WEST HAM to BARKING 2 hours
The train line was opened in 1858 between London Fenchurch Street and Barking via Plaistow while West Ham station opened in 1901. West Ham closed in 1962 and trains ran non-stop, but was reopened in 1999.
The train tracks are actually alongside the London Underground District Line tracks between West Ham and Barking and trains called at Plaistow, Upton Park and East Ham until 1962. The present route ignores these former train stations and therefore offers an alternative to tube walks.
Routing note: This walk connects with walk 1 in West Ham. It will also connect there with a District Line walk 13, with Jubilee line walk 10 and with DLR walk 7.
It connects with walk 3 in Barking and will also connect there to District Line walks 14 and 15 and to London Overground walk 17. There are also trains running from Barking to Upminster, but I have not written a separate route for this section as these trains run on tracks along those used by the District Line while the area is not interesting enough to warrant two different walks.
In Barking itself, this route does not visit all the interesting buildings; some are left on purpose for the other walks mentioned above.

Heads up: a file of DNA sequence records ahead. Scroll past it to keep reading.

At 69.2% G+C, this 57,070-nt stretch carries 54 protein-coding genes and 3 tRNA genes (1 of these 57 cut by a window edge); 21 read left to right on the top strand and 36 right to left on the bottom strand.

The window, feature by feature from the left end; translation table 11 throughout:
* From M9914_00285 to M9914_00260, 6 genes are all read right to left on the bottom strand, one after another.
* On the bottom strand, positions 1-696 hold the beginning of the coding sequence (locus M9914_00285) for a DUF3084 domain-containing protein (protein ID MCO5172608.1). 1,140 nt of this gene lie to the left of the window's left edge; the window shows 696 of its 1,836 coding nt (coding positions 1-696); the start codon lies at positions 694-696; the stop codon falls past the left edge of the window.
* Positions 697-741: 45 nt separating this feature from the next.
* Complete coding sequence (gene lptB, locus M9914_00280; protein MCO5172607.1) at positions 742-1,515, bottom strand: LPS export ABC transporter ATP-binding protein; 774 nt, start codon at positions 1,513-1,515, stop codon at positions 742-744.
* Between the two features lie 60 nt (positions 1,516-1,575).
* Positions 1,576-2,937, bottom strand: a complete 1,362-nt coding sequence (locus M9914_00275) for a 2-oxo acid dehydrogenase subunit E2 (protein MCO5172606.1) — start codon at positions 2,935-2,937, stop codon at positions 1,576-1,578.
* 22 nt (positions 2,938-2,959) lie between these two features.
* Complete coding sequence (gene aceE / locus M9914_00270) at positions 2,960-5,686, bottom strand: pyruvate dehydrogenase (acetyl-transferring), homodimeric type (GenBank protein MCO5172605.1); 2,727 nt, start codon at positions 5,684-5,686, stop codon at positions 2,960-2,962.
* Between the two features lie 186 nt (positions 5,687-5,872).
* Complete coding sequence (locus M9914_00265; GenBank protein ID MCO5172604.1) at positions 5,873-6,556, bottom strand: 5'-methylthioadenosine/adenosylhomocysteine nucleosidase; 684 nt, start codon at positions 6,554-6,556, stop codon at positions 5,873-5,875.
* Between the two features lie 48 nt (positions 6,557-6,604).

The station was opened in 1901 by the railway company on a line that already existed since 1858 because it was necessary to provide access to a new football stadium nearby. When the London Underground District Line opened in 1902, the station became an interchange, but trains stopped calling here from 1908 onwards (with a few exceptions). Trains call again since 1999.
In 1979, platforms were built on an other train line that ran through West Ham on its way between Stratford and Canning Town. This interchange was available until 2006; the train line was replaced by a DLR line on the same route that opened in 2011.
In addition, West Ham is served by London Underground: District Line since 1902 on tracks parallel to the Fenchurch Street train line, Jubilee Line since 1999 on tracks parallel to the Stratford-Canning Town train line.
The station building is a rather impressive construction from 1999 with the walkway between the two London Overground line set on spidery brick pillars. There is a very tall and wide concourse serving both the train station and the Underground lines. It has no decoration to speak of and this gives it a rather imposing appearance reminding a little of Art Déco. Unfortunately, I could not take pictures inside for obvious security reasons.